Spiritual Warfare in the Book of Numbers -- By: Chuck Huckaby

Journal: Reformation and Revival
Volume: RAR 04:1 (Winter 1995)
Article: Spiritual Warfare in the Book of Numbers
Author: Chuck Huckaby


Spiritual Warfare in the Book of Numbers

Chuck Huckaby

Spiritual Warfare as a subject for Christian reflection is not often associated with prolonged biblical exposition of any text, let alone a consideration of the book of Numbers. Rarer still is a discussion of spiritual warfare in connection with Numbers chapters one and twenty-six, the census passages. What passes for Christian teaching about confronting the forces of evil on the bookshelves most accessible to our fellow Christians and what the Bible actually teaches are often two entirely different things. When solid pastors fail to wrestle with the struggles of their congregations and declare the truth in liberating and practical ways, charlatans and novices rush in to fill the void with dangerous results. This reflection on the book of Numbers is an attempt to biblically ground our understanding of spiritual warfare in this reality: In the midst of spiritual warfare, God’s covenant faithfulness is the source of our hope and strength.

Numbers begins abruptly with God speaking to Moses in the tabernacle commanding a census to be taken of the men over age twenty in each tribe who are able to go out to war. With a meticulous detail that numbs the Western mind, each family is called forth and the warriors numbered from every family except that of the Levites with amazing results: The warriors alone number 603,550.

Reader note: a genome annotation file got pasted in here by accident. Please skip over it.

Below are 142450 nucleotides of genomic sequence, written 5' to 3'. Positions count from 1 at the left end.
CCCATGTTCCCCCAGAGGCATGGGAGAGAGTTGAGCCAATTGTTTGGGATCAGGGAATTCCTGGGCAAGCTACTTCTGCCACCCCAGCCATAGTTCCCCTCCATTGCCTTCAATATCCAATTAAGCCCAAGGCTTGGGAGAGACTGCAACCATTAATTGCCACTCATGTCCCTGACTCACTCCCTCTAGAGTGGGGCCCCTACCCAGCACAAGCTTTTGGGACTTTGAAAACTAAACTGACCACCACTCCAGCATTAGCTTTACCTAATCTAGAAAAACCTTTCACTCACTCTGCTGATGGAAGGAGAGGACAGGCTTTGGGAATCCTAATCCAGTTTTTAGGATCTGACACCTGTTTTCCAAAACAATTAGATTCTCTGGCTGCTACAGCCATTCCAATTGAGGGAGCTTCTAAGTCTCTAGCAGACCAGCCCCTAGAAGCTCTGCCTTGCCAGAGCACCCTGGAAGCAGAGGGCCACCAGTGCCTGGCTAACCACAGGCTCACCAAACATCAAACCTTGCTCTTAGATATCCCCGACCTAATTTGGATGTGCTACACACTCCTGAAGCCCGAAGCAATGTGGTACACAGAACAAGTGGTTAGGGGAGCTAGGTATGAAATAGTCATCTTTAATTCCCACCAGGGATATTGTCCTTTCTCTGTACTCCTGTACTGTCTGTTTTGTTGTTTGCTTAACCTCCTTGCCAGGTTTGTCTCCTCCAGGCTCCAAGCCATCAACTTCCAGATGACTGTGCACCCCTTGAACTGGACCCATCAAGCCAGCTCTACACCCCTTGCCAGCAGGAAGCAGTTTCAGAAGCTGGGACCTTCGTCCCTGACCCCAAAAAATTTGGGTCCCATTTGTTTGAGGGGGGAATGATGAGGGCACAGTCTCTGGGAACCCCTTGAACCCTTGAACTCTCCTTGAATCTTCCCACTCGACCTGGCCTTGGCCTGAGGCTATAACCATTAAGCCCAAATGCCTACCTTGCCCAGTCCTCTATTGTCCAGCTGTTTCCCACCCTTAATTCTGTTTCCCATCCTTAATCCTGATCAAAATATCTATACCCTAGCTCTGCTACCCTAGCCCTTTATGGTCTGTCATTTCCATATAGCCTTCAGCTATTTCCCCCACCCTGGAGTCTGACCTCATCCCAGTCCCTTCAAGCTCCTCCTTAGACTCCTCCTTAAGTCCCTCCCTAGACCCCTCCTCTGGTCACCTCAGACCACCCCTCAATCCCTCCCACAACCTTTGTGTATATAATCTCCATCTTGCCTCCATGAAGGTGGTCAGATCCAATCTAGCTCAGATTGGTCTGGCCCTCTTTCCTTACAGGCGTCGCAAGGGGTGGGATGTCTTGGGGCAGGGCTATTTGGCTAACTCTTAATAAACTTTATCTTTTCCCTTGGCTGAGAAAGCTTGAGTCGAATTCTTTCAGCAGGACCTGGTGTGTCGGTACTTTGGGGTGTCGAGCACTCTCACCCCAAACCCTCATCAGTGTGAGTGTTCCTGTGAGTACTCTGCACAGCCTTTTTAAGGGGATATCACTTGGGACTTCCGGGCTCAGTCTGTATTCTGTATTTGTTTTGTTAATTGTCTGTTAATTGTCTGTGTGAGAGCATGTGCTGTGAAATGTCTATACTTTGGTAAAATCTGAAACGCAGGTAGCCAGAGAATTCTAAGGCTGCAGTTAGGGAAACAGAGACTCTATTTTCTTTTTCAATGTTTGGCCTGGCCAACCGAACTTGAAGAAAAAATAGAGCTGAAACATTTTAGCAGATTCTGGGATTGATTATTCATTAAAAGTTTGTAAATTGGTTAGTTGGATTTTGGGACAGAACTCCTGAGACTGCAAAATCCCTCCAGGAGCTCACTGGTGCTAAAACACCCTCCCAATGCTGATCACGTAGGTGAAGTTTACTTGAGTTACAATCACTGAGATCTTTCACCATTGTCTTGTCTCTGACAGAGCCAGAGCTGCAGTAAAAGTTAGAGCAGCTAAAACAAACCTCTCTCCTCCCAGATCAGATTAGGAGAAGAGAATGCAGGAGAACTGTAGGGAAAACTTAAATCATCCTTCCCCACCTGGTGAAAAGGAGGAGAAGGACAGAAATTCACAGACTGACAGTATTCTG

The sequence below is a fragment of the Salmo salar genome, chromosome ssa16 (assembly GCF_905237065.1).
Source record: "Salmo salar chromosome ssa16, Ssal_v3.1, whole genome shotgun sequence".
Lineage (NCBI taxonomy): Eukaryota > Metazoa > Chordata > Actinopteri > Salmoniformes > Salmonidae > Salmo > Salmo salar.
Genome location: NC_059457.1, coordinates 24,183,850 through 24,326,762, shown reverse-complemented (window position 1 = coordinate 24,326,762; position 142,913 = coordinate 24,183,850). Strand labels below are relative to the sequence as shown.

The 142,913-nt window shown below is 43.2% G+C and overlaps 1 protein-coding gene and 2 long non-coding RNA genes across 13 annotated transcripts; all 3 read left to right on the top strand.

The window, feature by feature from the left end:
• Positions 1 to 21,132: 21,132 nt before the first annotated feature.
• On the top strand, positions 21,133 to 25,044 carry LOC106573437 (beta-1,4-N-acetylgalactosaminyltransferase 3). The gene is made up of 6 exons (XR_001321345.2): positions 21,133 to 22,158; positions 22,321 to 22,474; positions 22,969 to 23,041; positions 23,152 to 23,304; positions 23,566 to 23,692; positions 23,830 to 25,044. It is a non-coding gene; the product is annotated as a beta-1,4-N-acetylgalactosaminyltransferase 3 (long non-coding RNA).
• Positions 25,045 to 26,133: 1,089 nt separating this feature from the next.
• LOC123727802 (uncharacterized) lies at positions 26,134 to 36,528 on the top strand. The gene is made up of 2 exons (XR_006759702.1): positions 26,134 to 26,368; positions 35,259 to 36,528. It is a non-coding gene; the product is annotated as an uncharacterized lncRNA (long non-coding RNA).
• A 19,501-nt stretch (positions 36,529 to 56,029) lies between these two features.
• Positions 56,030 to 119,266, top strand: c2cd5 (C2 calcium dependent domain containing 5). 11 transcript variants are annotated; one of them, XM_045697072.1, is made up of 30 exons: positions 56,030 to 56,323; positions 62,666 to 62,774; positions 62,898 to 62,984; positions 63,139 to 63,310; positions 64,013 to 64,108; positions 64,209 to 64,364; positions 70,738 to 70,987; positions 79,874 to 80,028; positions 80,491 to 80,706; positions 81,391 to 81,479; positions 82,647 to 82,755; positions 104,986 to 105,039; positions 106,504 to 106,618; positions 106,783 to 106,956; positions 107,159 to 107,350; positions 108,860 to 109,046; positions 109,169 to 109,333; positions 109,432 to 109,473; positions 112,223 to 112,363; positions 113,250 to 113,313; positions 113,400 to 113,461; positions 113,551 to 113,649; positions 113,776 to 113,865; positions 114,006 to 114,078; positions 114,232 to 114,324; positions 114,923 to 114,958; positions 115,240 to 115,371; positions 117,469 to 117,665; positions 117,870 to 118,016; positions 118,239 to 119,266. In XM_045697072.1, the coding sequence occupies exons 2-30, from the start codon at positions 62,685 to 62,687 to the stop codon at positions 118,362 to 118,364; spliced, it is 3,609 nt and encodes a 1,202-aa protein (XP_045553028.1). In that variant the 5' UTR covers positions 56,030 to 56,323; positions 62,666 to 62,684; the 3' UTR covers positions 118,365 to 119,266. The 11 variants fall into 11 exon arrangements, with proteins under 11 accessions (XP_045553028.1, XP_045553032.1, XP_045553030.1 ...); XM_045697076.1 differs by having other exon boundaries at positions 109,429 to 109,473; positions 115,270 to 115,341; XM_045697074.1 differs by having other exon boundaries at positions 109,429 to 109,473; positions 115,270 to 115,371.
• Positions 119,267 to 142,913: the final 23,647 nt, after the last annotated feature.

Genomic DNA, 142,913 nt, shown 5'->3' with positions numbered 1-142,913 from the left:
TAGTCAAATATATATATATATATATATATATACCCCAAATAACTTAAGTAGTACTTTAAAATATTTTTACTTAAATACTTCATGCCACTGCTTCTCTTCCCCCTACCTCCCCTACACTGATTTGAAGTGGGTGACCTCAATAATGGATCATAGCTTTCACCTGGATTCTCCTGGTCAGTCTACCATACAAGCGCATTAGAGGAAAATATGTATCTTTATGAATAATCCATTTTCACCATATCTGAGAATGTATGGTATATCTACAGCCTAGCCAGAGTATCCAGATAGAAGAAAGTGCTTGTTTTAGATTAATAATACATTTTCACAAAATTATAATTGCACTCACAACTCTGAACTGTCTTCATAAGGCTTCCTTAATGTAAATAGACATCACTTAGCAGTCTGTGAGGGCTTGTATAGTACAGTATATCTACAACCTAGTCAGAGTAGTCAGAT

The point of this exercise is a multifaceted confirmation of the Lord’s covenant with Abraham. In Genesis 15, God walks through the severed bodies of the sacrificial animals to swear that if His promise to make Abraham the father of kings and a great nation goes unfulfilled, may the Lord Himself be severed as were these animals. Here on the plains of the wilderness, as the warriors step forward to be counted, God’s faithfulness is triumphantly vindicated. Though Abraham saw the initial fulfillment of God’s promise through the birth of Isaac, here God demonstrates that His promise to Abraham has been fulfilled thousands of times over in each tribe, not to mention the nation as a whole.

The results of this accounting underline the compounding effect of God’s mercy as it ultimately triumphs over sin and evil in history. In Exodus 20:5–6 we read, “For I, the Lord your God, am a jealous God, visiting the iniquity of the fathers on the children, on the third and fourth generations of those who hate Me, but showing lovingkindness to thousands, to those who love Me and keep My commandments.” We evangelicals are often so preoccupied with explaining why God would visit iniquity to the third or fourth generation, that we neglect ...

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